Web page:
US Vice President Kamala Harris in Wilmington, Delaware.
Leah Millis | Reuters
Vice President Kamala Harris responded on Friday to a surge in violent attacks against Asian Americans.
"We must continue to fight against racism and discrimination," said Harris on Twitter.
Videos of recent attacks on elderly Asian Americans in California's Bay Area have spread over social media over the past week.
A video showed a 91-year-old man being pushed from behind and ending up face down in the street in the Chinatown neighborhood of Oakland, Harris' hometown.
Another video showed 84-year-old Vicha Ratanapakdee who was forcibly knocked to the ground in San Francisco. He later died, the San Francisco Chronicle reported.
Harris' comments come on New Year celebrations as the Covid pandemic and fear of violence dampened the Christmas celebrations.
Other politicians have taken note of the problem.
"Especially in the days leading up to the New Year, a time of cultural pride and celebration for millions of Asian Americans, the surge in attacks in Chinatowns has particularly shaken our community," said Judy Chu, D-Calif., Chairman of the Caucus im Asia-Pacific Congress said in a statement Thursday.
Hate incidents and violence against Asian Americans have increased during the Covid pandemic. Proponents say the actions of leaders like former President Donald Trump, who repeatedly referred to the coronavirus using terms like "Chinese virus" and "kung flu," have sparked anti-Asian sentiments.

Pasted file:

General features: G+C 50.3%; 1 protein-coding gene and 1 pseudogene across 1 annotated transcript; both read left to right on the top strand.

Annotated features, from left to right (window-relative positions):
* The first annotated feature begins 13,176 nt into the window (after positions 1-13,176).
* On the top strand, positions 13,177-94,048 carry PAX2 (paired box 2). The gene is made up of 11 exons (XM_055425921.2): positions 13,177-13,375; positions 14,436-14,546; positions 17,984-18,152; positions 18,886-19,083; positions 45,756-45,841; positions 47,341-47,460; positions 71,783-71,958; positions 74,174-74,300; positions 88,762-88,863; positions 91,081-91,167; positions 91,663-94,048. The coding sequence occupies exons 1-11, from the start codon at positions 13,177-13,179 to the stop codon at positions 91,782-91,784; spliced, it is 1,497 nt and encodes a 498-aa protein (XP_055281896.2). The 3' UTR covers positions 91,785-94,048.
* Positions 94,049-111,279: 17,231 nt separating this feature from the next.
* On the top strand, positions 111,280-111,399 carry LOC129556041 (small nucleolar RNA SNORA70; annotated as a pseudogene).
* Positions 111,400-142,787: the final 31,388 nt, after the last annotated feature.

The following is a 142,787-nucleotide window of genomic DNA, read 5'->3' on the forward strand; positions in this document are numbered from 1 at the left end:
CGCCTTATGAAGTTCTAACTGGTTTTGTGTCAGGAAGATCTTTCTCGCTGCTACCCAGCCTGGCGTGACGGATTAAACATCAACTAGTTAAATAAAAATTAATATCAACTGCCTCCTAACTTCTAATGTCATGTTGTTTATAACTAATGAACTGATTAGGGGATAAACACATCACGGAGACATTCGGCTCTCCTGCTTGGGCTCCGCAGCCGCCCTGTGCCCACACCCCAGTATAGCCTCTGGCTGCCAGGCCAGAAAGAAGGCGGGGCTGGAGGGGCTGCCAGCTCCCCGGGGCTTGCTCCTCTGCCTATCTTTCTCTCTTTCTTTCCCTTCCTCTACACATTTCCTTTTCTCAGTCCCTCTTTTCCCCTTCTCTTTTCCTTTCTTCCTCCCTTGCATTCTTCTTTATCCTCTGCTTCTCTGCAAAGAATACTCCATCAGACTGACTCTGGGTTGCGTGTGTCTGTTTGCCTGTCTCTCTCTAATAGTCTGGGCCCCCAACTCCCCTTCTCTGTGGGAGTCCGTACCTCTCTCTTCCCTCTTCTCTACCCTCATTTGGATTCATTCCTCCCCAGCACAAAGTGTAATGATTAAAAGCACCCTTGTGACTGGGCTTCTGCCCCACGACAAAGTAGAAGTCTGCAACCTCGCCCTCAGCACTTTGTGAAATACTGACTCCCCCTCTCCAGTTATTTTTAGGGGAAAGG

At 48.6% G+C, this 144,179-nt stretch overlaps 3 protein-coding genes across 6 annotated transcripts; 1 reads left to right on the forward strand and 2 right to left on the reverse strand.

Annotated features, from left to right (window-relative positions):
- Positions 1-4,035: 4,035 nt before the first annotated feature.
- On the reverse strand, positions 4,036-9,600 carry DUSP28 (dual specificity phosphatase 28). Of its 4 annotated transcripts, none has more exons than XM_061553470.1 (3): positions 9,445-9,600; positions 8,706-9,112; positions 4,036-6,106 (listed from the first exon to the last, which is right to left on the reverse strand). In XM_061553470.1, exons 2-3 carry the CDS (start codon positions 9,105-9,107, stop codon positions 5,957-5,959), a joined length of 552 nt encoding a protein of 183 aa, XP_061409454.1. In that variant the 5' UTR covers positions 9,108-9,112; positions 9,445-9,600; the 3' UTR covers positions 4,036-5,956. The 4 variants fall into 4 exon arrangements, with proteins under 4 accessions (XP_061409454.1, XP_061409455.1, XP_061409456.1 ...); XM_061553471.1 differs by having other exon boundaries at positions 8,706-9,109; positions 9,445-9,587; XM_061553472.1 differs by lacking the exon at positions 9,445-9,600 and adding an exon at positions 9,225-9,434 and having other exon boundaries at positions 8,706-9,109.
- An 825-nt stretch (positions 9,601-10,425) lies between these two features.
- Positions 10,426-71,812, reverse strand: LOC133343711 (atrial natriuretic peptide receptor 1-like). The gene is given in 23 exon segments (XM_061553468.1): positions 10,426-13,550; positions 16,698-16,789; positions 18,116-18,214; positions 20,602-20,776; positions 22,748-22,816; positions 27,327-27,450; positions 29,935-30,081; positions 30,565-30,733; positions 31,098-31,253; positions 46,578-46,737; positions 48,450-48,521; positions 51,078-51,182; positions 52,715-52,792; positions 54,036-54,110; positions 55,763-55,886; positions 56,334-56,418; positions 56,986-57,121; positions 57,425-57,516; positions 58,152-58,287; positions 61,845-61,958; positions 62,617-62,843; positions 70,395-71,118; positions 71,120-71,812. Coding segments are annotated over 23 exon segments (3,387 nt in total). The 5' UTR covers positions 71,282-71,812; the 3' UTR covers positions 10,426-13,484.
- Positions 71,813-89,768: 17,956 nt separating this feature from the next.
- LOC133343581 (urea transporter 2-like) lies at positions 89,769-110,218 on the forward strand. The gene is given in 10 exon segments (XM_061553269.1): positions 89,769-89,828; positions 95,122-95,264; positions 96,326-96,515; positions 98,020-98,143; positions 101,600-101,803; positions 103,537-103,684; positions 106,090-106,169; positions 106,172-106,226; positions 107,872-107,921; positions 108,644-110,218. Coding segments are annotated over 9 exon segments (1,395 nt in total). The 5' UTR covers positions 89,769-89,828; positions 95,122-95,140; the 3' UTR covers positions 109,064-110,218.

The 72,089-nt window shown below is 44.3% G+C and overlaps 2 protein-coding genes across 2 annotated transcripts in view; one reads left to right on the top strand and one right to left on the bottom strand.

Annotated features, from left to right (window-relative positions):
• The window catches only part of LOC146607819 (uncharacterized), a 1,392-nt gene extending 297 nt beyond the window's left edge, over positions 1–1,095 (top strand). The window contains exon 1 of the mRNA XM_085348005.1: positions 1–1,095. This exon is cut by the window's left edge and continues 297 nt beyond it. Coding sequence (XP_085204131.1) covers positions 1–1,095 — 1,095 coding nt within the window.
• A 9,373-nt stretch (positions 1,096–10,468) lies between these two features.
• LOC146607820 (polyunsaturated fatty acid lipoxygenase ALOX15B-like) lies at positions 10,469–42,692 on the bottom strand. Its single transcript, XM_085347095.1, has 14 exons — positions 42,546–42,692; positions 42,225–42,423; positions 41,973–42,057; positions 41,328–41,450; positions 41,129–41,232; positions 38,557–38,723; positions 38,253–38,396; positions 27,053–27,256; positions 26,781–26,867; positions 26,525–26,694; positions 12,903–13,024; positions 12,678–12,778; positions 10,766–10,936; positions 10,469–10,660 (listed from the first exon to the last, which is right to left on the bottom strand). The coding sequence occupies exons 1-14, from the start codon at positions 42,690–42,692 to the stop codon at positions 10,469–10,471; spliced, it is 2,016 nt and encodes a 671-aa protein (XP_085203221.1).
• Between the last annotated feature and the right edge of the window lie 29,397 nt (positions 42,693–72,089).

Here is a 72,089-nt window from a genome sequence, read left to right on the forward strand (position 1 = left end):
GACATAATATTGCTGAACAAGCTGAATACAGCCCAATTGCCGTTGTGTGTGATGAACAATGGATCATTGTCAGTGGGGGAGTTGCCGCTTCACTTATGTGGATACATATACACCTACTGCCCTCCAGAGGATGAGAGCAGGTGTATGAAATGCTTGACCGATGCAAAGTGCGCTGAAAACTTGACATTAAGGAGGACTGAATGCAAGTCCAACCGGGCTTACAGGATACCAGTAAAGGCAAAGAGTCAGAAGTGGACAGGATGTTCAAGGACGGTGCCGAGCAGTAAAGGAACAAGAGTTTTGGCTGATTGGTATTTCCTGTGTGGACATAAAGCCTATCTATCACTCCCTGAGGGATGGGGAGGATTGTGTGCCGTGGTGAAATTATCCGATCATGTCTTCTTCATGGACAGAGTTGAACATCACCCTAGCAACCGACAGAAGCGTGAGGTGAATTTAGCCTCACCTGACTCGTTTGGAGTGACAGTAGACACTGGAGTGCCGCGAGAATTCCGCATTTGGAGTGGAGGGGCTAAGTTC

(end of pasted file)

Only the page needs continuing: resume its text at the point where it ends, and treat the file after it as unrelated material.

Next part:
"There were more than 2,500 reports of hate incidents against Asia related to COVID-19 across the country between March and September 2020," a recent study by the Asian American Bar Association of New York and Paul, Weiss, Rifkind, Wharton & Garrison LLP found.
"And that number underestimates the real number of anti-Asian hate incidents, as most of the incidents go unreported," the study said.
Press Secretary Jen Psaki said the president condemned discrimination against Asian Americans when asked about President Joe Biden's reaction to recent violent attacks against Asian Americans during a briefing at the White House on Monday.
"He has spoken out and made it clear that attacks – verbal attacks, attacks of any kind – are unacceptable and we must work together to address them," said Psaki.
Biden signed an executive order against xenophobia against Asian Americans on Jan. 26.
"We appreciate President Biden's order to seek better protection for the [Asian and Pacific Islander] community due to racism and xenophobia related to the pandemic, and we thank those who show solidarity with the API community," the Californian islander in the Asia-Pacific Legislative Caucus said in a statement Thursday.
"But it is not enough to simply reject racism, xenophobia and violence. We have to draw attention to these injustices and protect one another," said the caucus.